• Plan for wet weather and pack accordingly. Do your best to stay dry, but if you do get wet make sure you have a fresh set of clothes and a thermos on hand so you can quickly heat back up.

  • Light a campfire and get warm during the evening before heading to bed (if you’re new to all this, check out our guide on how to build a great fire). Whatever you do, don’t crawl inside your tent if you’re already cold – even with all the layers in the world, it’s unlikely your body will warm up to a comfortable temperature. 

  • Shake out your sleeping bag before jumping insideYour sleeping bag needs to trap a decent amount of air for your body to heat up before its insulation really kicks in. Shaking it out is particularly important if it contains down, as by moving the sleeping bag around you’ll ensure that the feathers are evenly distributed.

  • Make sure that your tent is properly aerated. Believe it or not, having good airflow in your tent can help you to stay warmer. Condensation from your breath cools down when it touches the cold tent exterior and can even freeze in sub-zero conditions, so it’s always better to keep the vents open in chillier weather. 

  • Don’t sleep in all your clothesYou should be comfortably warm rather than hot. This will ensure you don’t overheat in the night and start to sweat, which will quickly cool you down. By keeping some clothes in reserve, you’ll also have extra layers to wrap up in when it’s time to leave your cosy tent in the morning. 

  • Keep your nose and mouth outside your sleeping bag. As tempting as it is to leave nothing exposed to the winter air, breathing inside your sleeping bag will quickly lead to condensation, turning your warm and toasty bedding damp and cold. If you find your face is still too cold, try sleeping in a balaclava for extra warmth.

Wild camping in winter (Simon Berger from Pixabay)

Top tips for winter camping

Happy with the technical aspects of keeping warm? Here are a few more practical tips from Pitchup’s team of experienced campers to help your winter adventure run as smoothly as possible. 

  • Buy your equipment in summer. There’s no getting away from the fact that winter camping kit is typically more expensive than summer equipment, but that doesn’t mean there aren’t bargains to be had. Check the major outdoor brands for in-store summer sales as they sell off their old stock and shop around online to find the best deals. 

  • Arrive at your campsite early. It can start getting dark by mid-afternoon in winter and you’ll want plenty of time to pitch your tent and set up your kit, especially if this is your first time camping in cold weather.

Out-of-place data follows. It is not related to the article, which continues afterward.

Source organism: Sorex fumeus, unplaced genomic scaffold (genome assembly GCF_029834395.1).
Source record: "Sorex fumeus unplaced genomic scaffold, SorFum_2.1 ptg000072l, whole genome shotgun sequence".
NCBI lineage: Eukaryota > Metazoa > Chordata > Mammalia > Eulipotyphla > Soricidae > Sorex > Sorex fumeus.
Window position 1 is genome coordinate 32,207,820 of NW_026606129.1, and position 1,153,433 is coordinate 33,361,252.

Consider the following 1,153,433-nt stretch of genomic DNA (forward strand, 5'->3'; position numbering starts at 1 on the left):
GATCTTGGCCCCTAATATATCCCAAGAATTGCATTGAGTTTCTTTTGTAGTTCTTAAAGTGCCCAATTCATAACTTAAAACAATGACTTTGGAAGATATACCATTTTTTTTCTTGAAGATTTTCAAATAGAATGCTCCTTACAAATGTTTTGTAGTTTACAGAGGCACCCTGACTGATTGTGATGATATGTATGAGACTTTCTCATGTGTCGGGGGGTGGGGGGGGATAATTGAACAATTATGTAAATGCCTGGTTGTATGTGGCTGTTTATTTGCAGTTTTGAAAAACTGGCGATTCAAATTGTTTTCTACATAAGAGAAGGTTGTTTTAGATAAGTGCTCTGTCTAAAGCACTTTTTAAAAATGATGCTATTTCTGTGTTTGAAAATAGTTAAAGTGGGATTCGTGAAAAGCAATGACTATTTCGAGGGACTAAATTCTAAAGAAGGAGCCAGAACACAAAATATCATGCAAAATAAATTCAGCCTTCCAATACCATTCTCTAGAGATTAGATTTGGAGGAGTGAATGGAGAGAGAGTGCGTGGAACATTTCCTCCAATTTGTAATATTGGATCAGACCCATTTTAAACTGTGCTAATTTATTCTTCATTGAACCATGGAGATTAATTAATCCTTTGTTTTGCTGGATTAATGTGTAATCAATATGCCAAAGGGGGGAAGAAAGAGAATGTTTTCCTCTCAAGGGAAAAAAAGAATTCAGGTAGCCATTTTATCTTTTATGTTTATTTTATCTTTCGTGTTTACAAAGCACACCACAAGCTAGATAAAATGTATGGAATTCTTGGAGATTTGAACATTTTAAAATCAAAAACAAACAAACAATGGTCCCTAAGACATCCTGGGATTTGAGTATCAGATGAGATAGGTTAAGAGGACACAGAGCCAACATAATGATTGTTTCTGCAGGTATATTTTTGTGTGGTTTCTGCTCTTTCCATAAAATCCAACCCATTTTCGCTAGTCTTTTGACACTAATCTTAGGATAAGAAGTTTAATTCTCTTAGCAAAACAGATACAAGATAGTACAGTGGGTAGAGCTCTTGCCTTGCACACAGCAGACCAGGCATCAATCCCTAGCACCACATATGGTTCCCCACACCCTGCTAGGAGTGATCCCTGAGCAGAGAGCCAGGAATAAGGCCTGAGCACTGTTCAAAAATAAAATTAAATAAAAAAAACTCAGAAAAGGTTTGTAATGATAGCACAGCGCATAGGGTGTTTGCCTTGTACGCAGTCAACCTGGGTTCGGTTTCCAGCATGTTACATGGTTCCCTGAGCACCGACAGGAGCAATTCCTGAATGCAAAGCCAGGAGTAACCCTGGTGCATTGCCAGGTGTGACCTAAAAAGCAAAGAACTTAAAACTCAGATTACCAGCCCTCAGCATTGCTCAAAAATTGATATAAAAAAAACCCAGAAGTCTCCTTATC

• Don’t pick the first pitch you see. One of the beauties of winter camping is that there’s going to be a lot more choice when it comes to choosing a spot to pitch your tent, so take the time to find somewhere sheltered. If your site is in a hilly location, try and avoid both the top and bottom of the hill – the former is likely to be more exposed to winter wind and rain while the latter could get waterlogged. A flat plot close to bushes, fences or buildings that can serve as wind-breaks will serve you well. 

  • If it’s really cold, turn your water bottles and gas canisters upside down. Ice turns liquids to solids from the top down, so by flipping over bottles of liquified gas and other fluids you’re making sure that nozzles and bottle caps remain ice-free, ready to be used when you need them.

  • Keep your shoes inside. Yes, we know it feels wrong, but leaving your shoes outside or in the vestibule means damp and chilly feet the next day – the last thing you want to be feeling when you’re out enjoying a crisp winter morning. 

  • Sleep close to your next day’s clothes. Use your body heat to warm up what you’re wearing the next day so you don’t get chilly when it’s time to get dressed in the morning. 

  • Think about where you are going to be cooking. Try and find somewhere that is sheltered, out of the wind and a safe distance from your tent. Using a windshield will increase the efficiency of your stove during winter conditions, allowing you to whip something up as quickly as possible.

  • Eat, drink and be merryThis is not the time for diets or sensible eating – your body needs energy, and lots of it. To make things as simple as possible, bring freeze-dried or dehydrated meals that just need boiling water – they’re a lot tastier than they look and there are lots of tempting dessert options too. Don’t forget to pack snacks and drinks, either – pile your kit high with starchy carbs, sweet treats, a thermos or two and the ultimate winter camping must-have, a whiskey-filled hip flask. 

  • Do a practice run, especially if you’re using a tent you’re unfamiliar with or haven’t used in a while. After pitching up for the night in your garden, you’ll have a good idea of what you need to bring, how many layers to wear and how to organise your winter camping routine.

Light a fire in the evening to warm up before bed

Find campsites that are open all year

Whatever the weather, winter camping can be an exciting adventure if you do your research and plan correctly. Pitchup has a long list of campsites that are open all year round, from family-friendly holiday parks to simple wild-style sites for trips on the more adventurous end of the spectrum. 

See all Pitchup campsites open all year